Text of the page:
On this matter, Mr. Speaker, I was co-chair of that committee. I was very pleased with the input that we received from many Canadians. I pay particular attention to two from my constituency, Mr. Ken Collins and Mr. Roger Davies, who appeared before the committee in March 2002.

I am presenting a dissenting report and will be discussing this in full at the National Press Club theatre in a very short period of time, but I want to make particular note of the input of Canadians.

I mentioned Mr. Roger Davies, who was a tireless volunteer. He presented to the committee in March 2002. Unfortunately he passed away last summer and so he will never see this report. I would say that I would like to dedicate it to him, except that he and I had some pretty significant differences of opinion on this kind of issue, but I do want to acknowledge that Mr. Davies, along with all of the other people who came before committee, gave us so much to chew on and so much good information. I wish to thank all Canadians for their participation in this report.

Firearms Act
Routine Proceedings

3:15 p.m.

Canadian Alliance

James Moore Port Moody—Coquitlam—Port Coquitlam, BC

moved for leave to introduce Bill C-442, an act to amend the Firearms Act.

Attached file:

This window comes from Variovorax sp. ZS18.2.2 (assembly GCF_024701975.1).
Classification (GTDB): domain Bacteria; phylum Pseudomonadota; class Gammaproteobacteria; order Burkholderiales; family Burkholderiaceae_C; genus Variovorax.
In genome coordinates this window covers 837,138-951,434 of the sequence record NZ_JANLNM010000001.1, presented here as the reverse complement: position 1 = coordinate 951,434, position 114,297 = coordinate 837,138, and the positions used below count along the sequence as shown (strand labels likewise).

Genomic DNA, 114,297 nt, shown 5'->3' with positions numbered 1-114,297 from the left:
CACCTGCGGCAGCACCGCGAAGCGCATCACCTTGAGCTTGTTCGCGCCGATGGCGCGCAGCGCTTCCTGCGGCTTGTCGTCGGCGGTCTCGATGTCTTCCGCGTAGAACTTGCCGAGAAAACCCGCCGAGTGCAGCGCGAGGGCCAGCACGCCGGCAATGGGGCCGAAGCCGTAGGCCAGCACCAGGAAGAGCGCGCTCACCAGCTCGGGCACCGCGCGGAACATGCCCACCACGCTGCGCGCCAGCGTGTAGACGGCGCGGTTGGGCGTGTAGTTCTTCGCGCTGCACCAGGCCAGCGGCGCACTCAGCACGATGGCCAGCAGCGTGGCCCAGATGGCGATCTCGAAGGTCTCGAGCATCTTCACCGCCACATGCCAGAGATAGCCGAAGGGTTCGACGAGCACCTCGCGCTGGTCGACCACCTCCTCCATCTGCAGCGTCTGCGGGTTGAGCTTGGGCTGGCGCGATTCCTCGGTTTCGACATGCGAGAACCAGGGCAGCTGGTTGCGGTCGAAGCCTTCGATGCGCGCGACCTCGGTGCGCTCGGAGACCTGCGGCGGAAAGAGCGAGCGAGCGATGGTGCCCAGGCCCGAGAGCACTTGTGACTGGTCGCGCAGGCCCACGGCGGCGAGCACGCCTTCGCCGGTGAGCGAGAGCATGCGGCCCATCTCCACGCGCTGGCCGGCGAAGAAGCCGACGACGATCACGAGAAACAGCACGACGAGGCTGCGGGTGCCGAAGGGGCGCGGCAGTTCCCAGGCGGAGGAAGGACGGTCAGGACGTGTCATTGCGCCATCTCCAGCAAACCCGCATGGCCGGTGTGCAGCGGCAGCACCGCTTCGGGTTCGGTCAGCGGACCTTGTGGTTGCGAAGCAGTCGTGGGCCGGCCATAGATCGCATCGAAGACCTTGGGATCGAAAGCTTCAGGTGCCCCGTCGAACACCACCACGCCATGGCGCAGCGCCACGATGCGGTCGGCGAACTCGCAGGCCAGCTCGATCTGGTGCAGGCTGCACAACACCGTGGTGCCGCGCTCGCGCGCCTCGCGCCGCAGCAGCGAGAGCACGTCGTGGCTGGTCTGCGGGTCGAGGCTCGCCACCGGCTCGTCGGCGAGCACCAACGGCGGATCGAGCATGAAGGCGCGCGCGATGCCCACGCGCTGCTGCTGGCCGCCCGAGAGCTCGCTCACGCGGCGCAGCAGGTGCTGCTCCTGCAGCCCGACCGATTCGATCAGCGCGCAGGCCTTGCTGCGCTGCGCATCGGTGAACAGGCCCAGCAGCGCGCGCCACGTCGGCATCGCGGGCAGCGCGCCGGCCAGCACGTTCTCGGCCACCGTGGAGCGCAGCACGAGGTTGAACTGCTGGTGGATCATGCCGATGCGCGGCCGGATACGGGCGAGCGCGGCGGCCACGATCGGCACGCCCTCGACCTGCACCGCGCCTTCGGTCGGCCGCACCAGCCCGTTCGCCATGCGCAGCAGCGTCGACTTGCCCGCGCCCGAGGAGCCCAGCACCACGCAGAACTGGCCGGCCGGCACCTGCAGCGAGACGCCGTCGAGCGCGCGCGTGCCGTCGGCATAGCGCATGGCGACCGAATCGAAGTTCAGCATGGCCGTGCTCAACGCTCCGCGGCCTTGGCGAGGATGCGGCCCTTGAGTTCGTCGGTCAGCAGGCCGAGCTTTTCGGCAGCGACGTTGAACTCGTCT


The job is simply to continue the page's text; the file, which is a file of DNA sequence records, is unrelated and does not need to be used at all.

Mr. Speaker, this private member's bill is my own initiative. Frankly, it is my response to this government's approach to gun control via Bill C-68 and the registry.Currently the Firearms Act says that if in the past five years a person has committed a violent crime and has been convicted of a violent crime or of threatening to commit a violent crime, that person cannot apply to own a firearm for five years.

My private member's bill does not say after five years: it says if a person has ever committed a violent crime in their life never does that person get to own a gun. If a person has ever beat his wife or ever committed rape or ever committed murder and is released from jail, never in his life does that person get to own a gun in Canada. This is effective criminal justice and this is something the Liberals should put into law.

(Motions deemed adopted, bill read the first time and printed)

National Acadian Day Act
Routine Proceedings

June 11th, 2003 / 3:20 p.m.

Liberal

Mauril Bélanger Ottawa—Vanier, ON

moved that Bill S-5, an act respecting a National Acadian Day, be read the first time.

(Motion agreed to and bill read the first time)

National Acadian Day Act
Routine Proceedings

3:20 p.m.

The Speaker

The hon. member for Acadie—Bathurst on a point of order.

National Acadian Day Act
Routine Proceedings